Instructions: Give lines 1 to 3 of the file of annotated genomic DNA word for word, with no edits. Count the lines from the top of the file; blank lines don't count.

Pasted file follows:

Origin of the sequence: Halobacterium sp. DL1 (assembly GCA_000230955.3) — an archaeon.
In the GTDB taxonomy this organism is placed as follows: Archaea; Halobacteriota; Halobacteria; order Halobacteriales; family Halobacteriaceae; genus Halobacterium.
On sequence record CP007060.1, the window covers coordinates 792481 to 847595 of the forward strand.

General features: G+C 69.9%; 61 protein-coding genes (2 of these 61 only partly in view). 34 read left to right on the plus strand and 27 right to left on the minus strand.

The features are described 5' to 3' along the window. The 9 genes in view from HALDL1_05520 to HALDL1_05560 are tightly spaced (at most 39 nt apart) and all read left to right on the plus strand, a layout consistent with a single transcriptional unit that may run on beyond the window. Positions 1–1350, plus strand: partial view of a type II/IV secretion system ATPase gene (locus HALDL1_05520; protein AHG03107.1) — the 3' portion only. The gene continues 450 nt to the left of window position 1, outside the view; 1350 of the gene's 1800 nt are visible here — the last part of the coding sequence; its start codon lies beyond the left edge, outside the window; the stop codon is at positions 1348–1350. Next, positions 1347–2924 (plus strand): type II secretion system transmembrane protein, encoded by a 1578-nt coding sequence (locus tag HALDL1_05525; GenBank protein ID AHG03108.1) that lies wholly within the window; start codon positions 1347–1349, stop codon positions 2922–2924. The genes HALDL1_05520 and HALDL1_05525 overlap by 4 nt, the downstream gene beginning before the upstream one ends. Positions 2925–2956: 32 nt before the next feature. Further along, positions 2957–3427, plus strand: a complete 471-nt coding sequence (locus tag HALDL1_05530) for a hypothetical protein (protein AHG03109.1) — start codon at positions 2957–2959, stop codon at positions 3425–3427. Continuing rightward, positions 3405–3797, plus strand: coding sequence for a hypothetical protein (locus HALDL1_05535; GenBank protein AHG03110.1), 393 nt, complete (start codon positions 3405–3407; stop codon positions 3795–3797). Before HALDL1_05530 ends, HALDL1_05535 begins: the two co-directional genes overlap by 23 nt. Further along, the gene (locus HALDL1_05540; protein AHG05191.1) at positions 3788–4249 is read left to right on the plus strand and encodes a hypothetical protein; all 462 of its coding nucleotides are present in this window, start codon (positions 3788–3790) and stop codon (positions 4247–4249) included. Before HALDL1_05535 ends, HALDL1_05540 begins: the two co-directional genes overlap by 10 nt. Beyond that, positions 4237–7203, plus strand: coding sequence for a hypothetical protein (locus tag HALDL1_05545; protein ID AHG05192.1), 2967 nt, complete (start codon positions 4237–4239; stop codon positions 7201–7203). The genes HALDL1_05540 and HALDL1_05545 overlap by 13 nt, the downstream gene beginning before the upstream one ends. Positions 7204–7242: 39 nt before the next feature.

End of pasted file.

Origin of the sequence: Halobacterium sp. DL1 (assembly GCA_000230955.3) — an archaeon.
In the GTDB taxonomy this organism is placed as follows: Archaea; Halobacteriota; Halobacteria; order Halobacteriales; family Halobacteriaceae; genus Halobacterium.
On sequence record CP007060.1, the window covers coordinates 792481 to 847595 of the forward strand.